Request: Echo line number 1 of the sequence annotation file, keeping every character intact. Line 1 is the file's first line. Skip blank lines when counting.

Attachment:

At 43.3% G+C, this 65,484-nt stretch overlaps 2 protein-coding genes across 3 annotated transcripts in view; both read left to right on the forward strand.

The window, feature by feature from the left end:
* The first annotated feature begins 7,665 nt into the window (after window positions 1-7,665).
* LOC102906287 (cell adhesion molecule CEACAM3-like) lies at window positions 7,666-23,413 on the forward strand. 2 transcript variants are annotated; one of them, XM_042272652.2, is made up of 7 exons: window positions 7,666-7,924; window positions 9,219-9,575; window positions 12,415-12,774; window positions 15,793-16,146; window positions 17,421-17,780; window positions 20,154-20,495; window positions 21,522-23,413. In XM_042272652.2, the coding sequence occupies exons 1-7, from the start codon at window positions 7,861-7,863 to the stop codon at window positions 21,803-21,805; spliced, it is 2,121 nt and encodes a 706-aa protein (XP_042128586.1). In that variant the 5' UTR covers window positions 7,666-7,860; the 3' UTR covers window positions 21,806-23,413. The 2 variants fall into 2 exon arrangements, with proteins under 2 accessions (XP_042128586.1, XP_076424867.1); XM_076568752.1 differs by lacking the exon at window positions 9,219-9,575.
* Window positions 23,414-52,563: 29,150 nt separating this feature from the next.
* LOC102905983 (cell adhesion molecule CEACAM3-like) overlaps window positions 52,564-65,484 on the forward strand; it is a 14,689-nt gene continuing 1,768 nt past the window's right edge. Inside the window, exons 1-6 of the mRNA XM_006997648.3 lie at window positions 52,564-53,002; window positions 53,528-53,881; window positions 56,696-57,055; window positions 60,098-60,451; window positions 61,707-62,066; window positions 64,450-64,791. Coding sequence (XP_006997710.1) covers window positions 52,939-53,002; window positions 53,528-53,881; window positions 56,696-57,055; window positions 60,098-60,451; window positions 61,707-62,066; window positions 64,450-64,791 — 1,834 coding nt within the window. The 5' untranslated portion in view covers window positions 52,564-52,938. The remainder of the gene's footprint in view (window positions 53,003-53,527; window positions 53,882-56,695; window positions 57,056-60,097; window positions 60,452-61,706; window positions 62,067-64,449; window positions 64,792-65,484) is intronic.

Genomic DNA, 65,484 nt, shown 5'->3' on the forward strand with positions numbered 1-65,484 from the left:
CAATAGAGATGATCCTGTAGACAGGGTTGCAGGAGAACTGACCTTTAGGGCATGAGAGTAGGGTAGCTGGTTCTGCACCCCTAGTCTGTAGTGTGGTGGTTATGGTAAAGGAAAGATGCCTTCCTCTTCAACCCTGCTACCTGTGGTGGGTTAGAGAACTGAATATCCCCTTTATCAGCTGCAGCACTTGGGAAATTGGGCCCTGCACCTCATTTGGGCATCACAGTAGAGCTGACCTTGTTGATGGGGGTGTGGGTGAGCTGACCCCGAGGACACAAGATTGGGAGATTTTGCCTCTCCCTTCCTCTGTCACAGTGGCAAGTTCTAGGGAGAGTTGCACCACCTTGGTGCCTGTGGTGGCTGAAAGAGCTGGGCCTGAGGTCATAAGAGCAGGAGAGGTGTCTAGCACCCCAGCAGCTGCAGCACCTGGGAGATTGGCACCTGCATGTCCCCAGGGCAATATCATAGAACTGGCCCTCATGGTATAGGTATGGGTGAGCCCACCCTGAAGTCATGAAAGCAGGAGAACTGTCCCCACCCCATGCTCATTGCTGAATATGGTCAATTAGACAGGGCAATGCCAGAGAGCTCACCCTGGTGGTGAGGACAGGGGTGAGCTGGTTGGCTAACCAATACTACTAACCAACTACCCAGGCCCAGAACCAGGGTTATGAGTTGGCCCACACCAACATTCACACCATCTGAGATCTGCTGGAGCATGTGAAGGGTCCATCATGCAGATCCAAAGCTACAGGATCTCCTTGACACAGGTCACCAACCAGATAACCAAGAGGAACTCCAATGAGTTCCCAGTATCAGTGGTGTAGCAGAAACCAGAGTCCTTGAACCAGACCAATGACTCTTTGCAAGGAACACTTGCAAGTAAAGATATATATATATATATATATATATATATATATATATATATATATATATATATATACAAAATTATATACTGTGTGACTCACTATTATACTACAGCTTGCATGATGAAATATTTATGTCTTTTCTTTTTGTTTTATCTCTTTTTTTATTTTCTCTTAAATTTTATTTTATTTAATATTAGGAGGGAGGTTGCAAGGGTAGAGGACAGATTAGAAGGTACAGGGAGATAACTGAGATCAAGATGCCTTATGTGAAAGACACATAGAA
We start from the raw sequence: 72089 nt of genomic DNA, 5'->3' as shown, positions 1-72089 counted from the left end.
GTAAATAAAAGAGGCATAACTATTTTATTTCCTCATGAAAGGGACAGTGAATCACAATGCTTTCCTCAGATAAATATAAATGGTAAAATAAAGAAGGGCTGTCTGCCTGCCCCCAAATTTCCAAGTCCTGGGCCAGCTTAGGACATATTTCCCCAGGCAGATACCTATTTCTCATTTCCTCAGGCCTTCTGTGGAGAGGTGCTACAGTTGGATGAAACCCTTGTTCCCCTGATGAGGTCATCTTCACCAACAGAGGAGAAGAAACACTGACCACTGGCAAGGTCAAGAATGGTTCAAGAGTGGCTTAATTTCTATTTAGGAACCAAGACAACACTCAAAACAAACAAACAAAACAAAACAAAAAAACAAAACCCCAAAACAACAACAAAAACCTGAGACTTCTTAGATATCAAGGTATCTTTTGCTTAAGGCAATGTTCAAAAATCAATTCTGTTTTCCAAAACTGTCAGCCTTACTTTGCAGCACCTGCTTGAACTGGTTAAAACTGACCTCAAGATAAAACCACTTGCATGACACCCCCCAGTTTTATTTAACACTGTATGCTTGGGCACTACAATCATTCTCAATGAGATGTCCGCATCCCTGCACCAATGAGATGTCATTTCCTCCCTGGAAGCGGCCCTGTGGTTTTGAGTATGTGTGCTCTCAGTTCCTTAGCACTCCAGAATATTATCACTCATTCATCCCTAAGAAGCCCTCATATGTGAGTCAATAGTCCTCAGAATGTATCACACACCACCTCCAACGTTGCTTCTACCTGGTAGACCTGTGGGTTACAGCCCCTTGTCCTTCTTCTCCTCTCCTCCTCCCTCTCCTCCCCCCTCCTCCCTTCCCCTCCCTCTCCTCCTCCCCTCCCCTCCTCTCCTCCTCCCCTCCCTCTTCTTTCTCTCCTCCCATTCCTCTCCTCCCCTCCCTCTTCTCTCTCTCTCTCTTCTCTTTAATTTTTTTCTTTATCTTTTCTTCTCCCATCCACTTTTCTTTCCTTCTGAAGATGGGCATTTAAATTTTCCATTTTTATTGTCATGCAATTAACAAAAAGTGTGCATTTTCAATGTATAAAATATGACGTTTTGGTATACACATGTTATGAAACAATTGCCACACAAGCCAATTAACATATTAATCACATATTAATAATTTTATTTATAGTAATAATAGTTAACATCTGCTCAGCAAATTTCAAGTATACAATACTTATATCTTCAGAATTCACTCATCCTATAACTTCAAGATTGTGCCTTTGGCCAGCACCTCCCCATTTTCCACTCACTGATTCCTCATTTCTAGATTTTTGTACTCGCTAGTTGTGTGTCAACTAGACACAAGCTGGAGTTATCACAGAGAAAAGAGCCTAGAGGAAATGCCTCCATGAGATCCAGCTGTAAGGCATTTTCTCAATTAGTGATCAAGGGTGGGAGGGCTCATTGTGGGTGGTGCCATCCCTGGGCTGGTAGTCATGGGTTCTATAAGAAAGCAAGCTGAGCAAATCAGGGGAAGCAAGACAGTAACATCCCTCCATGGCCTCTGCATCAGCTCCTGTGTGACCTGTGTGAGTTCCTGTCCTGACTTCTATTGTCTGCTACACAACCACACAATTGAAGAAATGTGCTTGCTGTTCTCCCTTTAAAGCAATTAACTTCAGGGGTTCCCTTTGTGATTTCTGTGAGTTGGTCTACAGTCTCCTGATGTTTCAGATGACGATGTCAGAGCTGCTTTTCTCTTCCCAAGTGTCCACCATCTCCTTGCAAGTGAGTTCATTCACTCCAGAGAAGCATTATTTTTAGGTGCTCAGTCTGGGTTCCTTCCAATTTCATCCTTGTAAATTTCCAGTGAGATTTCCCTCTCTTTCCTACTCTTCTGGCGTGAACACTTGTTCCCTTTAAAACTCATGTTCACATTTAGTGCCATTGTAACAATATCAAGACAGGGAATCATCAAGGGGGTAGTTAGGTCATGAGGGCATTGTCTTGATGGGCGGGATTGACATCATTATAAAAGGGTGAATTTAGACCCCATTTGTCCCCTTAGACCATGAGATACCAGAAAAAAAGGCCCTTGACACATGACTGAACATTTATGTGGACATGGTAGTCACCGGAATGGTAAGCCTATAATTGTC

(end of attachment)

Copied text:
At 43.3% G+C, this 65,484-nt stretch overlaps 2 protein-coding genes across 3 annotated transcripts in view; both read left to right on the forward strand.